Point Lepreau restart further delayed
Test failure of output transformer not to blame, say officials
The Point Lepreau Nuclear Generating Station will not be back online by the end of the month as hoped, according to NB Power's president and chief executive officer.
But Gaëtan Thomas denies the failure of one of the plant's main output transformers during testing last week is causing any new delays.
"It should be a few more weeks," Thomas told reporters in Moncton following a speech to the Rotary Club.
"We're on the last few steps of the startup and we believe that it will be done as committed all along in the fall, so no change to that plan," he said.
NB Power has been using Oct. 1 as a tentative date for Point Lepreau's return to service for nearly two years, including in evidence filed with the Energy and Utilities Board just two weeks ago that was supposed to estimate the total amount of deferred costs accumulated by the project.
"The total forecasted ending deferral balance is $989 million to the project completion Oct. 1, 2012," the NB Power documents state.
But Thomas suggested that startup may now be closer to Nov. 1 as NB Power slowly tests all of the nuclear reactor's rebuilt systems prior to gaining regulatory approval to put it back in service.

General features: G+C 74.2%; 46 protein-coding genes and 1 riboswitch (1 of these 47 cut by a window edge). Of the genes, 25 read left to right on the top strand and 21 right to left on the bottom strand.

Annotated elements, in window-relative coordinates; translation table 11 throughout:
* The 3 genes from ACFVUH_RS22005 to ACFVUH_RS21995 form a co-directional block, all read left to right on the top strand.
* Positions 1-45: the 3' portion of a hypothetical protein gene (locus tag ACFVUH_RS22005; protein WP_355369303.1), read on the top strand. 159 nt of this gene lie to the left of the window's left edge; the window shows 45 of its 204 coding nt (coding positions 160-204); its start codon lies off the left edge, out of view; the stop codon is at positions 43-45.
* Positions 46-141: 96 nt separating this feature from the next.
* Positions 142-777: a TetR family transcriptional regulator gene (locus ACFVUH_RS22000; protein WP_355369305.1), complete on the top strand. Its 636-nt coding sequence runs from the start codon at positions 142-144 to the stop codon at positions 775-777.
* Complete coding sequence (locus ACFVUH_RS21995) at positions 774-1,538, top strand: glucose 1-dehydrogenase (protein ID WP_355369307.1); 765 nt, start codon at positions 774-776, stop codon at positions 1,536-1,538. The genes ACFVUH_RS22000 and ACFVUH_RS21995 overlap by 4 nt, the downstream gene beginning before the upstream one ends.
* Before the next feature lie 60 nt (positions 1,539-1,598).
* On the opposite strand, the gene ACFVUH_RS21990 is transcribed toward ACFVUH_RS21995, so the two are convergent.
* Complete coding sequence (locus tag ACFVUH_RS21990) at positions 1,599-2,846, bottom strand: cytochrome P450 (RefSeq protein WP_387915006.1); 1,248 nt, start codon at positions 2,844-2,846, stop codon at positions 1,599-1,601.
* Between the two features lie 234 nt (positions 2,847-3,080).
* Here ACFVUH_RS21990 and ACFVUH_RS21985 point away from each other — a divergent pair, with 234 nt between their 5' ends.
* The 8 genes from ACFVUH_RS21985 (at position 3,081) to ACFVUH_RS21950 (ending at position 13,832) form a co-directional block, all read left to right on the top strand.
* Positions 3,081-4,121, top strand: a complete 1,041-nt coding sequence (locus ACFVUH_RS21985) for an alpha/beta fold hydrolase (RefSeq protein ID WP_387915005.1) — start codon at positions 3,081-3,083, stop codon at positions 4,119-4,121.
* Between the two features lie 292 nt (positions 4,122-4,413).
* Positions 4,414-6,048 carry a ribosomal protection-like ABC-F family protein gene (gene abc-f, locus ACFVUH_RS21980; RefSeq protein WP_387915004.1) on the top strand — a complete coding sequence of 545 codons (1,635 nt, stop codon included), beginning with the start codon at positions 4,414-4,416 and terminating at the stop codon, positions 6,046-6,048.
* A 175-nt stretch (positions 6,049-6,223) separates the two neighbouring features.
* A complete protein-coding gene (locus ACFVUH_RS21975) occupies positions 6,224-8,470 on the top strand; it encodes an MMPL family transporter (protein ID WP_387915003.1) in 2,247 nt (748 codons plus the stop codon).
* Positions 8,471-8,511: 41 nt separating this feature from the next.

During such testing last week, one of Point Lepreau's main output transformers that connects the plant to provincial transmission lines crashed.
Thomas says the cause of the malfunction has been identified and would not slow the restart further, although late Monday the utility issued a statement saying it was still developing a "repair strategy" for the transformer problem.
Commissioning Lepreau, like the refurbishment itself, has proven much more difficult than expected.
Originally scheduled to take three months, starting with plant refueling, Lepreau is now six months into the process with weeks to go.
The refurbishment is about three years behind schedule and $1 billion over budget.
The provincial government has said it is seeking financial compensation from the federal government for the cost overruns.
Prime Minister Stephen Harper has consistently said the federal government would only pay its contractual obligations.